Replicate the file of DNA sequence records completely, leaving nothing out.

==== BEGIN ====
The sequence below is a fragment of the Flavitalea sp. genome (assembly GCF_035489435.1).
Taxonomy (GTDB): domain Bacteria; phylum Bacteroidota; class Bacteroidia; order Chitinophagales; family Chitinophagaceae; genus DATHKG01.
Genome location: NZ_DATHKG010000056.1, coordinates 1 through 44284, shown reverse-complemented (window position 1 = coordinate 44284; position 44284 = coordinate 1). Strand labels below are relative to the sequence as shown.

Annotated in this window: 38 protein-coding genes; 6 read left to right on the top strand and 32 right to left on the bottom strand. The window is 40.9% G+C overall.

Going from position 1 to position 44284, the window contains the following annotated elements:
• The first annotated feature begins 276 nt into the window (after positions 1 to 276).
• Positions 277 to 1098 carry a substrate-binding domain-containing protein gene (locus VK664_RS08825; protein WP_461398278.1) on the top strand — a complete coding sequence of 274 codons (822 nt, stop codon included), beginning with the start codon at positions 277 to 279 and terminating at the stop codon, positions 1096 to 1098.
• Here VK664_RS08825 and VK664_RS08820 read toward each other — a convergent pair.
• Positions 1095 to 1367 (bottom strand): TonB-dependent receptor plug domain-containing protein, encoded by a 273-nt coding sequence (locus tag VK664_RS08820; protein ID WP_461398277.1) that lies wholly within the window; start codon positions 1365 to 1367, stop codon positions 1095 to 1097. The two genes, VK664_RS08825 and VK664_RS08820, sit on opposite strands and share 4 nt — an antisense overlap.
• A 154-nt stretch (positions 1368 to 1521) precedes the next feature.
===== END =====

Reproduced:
The sequence below is a fragment of the Flavitalea sp. genome (assembly GCF_035489435.1).
Taxonomy (GTDB): domain Bacteria; phylum Bacteroidota; class Bacteroidia; order Chitinophagales; family Chitinophagaceae; genus DATHKG01.
Genome location: NZ_DATHKG010000056.1, coordinates 1 through 44284, shown reverse-complemented (window position 1 = coordinate 44284; position 44284 = coordinate 1). Strand labels below are relative to the sequence as shown.

Annotated in this window: 38 protein-coding genes; 6 read left to right on the top strand and 32 right to left on the bottom strand. The window is 40.9% G+C overall.

Going from position 1 to position 44284, the window contains the following annotated elements:
• The first annotated feature begins 276 nt into the window (after positions 1 to 276).
• Positions 277 to 1098 carry a substrate-binding domain-containing protein gene (locus VK664_RS08825; protein WP_461398278.1) on the top strand — a complete coding sequence of 274 codons (822 nt, stop codon included), beginning with the start codon at positions 277 to 279 and terminating at the stop codon, positions 1096 to 1098.
• Here VK664_RS08825 and VK664_RS08820 read toward each other — a convergent pair.
• Positions 1095 to 1367 (bottom strand): TonB-dependent receptor plug domain-containing protein, encoded by a 273-nt coding sequence (locus tag VK664_RS08820; protein ID WP_461398277.1) that lies wholly within the window; start codon positions 1365 to 1367, stop codon positions 1095 to 1097. The two genes, VK664_RS08825 and VK664_RS08820, sit on opposite strands and share 4 nt — an antisense overlap.
• A 154-nt stretch (positions 1368 to 1521) precedes the next feature.